Appellant further asserts that the District Court tolerated what he characterizes essentially as an unknowing waiver of the right to a trial de novo which Title VII guarantees. See, e. g., Chandler v. Roudebush, 425 U.S. 840, 96 S. Ct. 1949, 48 L. Ed. 2d 416 (1976); Hackley v. Roudebush, 171 U.S.App.D.C. 376, 520 F.2d 108 (1975). The essence of his argument on this score is that the court's exclusive reliance on the administrative record for the testimonial versions of the witnesses robbed the trial of the de novo quality contemplated by those cases. We find no need to address this contention, for, we later hold, the District Court must reopen the record for appellant's testimony and reconsideration of his discrimination claim in light thereof. See note 77 infra and accompanying text
See text infra at note 22
Brief for Appellant at 2 ("the complainant remained absolutely ignorant of the fact that he might have a right to an attorney, and that he certainly needed an attorney to avoid botching his case")
We have reached this question only after we became satisfied that appellant was hurt by lack of counsel in the presentation of his case in the District Court. The record as a whole portrays a litigant materially hampered because he had no attorney. The main source of prejudice was that, despite an apparently steadfast desire to do so, see note 13 supra, appellant missed his opportunity to deliver his own testimony in open court an opportunity to which he was entitled, see Hackley v. Roudebush, supra note 17, 171 U.S.App.D.C. at 418, 520 F.2d at 150, and one that counsel almost certainly would have protected. See text supra at note 12
At the second status conference, the court invited counsel for the Board to file a motion for summary judgment, and told appellant that he could respond to the motion if he so desired. Tr. II 21. If, as appellant maintains, he thought at that time that he would have a chance to testify, he could not have understood the nature or potential consequences of the summary-judgment procedure, and no one attempted to explain them to him. When the Board filed the motion, appellant made no reply to it, and the court granted it without a hearing. R. 11-12. Had appellant been represented by counsel, he hardly would have left a summary-judgment motion unanswered.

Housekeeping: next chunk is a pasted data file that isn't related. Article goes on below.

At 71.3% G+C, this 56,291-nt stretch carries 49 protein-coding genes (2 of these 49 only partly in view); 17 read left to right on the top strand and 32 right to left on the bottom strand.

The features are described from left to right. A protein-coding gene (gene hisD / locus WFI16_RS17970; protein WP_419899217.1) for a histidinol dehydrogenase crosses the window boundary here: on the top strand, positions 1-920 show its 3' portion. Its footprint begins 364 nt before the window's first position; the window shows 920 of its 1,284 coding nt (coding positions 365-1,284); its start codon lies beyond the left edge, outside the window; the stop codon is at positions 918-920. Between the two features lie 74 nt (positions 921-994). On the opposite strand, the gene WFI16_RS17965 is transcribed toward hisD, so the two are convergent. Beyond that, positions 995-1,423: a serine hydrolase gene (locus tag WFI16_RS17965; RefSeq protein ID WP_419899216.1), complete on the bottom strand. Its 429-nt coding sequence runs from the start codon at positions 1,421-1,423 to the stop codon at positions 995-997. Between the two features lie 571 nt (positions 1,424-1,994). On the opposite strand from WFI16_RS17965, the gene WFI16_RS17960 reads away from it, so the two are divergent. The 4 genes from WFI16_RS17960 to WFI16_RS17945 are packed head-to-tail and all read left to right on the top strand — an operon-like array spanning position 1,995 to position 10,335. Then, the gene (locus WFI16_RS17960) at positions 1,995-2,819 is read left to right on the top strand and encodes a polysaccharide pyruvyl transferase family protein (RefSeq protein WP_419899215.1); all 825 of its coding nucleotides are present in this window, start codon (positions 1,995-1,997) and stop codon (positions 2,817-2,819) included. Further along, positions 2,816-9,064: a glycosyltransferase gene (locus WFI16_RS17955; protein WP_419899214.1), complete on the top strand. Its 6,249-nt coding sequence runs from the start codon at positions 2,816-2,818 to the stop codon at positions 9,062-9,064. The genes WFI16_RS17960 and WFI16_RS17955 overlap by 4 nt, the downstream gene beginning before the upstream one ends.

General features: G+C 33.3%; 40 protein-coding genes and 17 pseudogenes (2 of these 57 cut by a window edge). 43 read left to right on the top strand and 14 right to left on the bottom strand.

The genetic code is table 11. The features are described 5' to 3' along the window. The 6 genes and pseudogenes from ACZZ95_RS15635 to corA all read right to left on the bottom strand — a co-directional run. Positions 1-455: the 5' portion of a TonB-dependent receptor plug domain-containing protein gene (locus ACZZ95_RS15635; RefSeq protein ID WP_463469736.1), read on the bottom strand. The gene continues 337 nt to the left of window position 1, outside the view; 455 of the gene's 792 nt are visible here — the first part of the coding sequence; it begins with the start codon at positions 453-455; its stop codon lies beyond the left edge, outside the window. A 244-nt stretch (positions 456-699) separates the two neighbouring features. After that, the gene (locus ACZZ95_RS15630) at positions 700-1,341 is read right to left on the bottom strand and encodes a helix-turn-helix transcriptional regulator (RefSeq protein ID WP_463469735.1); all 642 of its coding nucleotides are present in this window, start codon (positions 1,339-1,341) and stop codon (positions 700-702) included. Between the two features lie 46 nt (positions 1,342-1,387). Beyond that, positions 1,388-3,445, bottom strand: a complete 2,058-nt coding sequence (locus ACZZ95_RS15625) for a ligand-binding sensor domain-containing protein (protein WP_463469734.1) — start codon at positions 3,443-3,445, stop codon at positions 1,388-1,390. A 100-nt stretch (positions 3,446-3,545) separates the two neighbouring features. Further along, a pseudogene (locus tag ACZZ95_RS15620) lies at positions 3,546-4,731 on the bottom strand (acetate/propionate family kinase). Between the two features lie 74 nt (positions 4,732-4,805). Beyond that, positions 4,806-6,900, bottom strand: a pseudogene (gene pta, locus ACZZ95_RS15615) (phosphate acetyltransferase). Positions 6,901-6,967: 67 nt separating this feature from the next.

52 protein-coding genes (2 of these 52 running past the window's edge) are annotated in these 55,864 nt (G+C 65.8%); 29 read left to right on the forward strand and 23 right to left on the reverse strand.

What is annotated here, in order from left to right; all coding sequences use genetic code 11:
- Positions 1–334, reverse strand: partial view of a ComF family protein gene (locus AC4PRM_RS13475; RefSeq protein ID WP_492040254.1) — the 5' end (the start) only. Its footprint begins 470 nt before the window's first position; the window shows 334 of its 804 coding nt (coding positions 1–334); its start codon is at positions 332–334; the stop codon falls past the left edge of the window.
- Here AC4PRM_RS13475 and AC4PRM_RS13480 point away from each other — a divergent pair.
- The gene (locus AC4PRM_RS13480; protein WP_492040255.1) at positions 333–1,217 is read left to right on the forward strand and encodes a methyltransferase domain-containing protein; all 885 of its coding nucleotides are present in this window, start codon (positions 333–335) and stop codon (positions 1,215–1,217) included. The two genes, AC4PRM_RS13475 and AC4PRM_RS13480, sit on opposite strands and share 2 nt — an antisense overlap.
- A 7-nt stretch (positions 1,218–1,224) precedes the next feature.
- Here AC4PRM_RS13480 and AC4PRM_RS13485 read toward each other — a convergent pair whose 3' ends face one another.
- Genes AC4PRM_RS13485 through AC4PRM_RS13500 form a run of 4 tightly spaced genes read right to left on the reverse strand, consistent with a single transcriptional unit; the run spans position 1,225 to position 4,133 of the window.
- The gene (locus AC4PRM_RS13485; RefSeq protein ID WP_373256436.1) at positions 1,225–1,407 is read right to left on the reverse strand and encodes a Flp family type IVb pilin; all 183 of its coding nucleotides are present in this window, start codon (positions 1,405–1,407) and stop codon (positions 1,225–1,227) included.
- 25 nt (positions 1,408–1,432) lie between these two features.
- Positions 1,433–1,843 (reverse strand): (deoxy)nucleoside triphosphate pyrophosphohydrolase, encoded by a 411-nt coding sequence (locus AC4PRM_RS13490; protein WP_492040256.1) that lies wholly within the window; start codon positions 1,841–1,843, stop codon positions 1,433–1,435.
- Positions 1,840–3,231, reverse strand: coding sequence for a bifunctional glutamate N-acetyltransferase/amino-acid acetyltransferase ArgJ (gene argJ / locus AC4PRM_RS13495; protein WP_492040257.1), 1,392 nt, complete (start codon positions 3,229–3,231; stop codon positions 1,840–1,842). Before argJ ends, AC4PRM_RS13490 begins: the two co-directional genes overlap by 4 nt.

See, e. g., Consumer Prod. Safety Comm'n v. GTE Sylvania, Inc., 447 U.S. 102, 108, 100 S. Ct. 2051, 2056, 64 L. Ed. 2d 766, 772 (1980)
42 U.S.C. § 2000e-5(f) (1) (1976)
Coles v. Penny, 174 U.S.App.D.C. 277, 283, 531 F.2d 609, 615 (1976), quoting Shultz v. Louisiana Trailer Sales, Inc., 428 F.2d 61, 65 (5th Cir.), cert. denied, 400 U.S. 902, 91 S. Ct. 139, 27 L. Ed. 2d 139 (1970)
The provision authorizing appointment of counsel has been a part of Title VII from the time of its enactment. In 1972, Congress amended 42 U.S.C. § 2000e-5 extensively, but retained the appointment provision in its original language. The House Report submitted at that time explained:
By including this provision in the bill, the committee emphasizes that the nature of Title VII actions more often than not pits parties of unequal strength and resources against each other. The complainant, who is usually a member of a disadvantaged class, is opposed by an employer who not infrequently is one of the nation's major producers, and who has at his disposal a vast array of resources and legal talent.
H.R.Rep.No. 92-238, 92d Cong., 1st Sess. 12 (1971) U.S.Code Cong. & Admin. News 1972, 2137, 2148.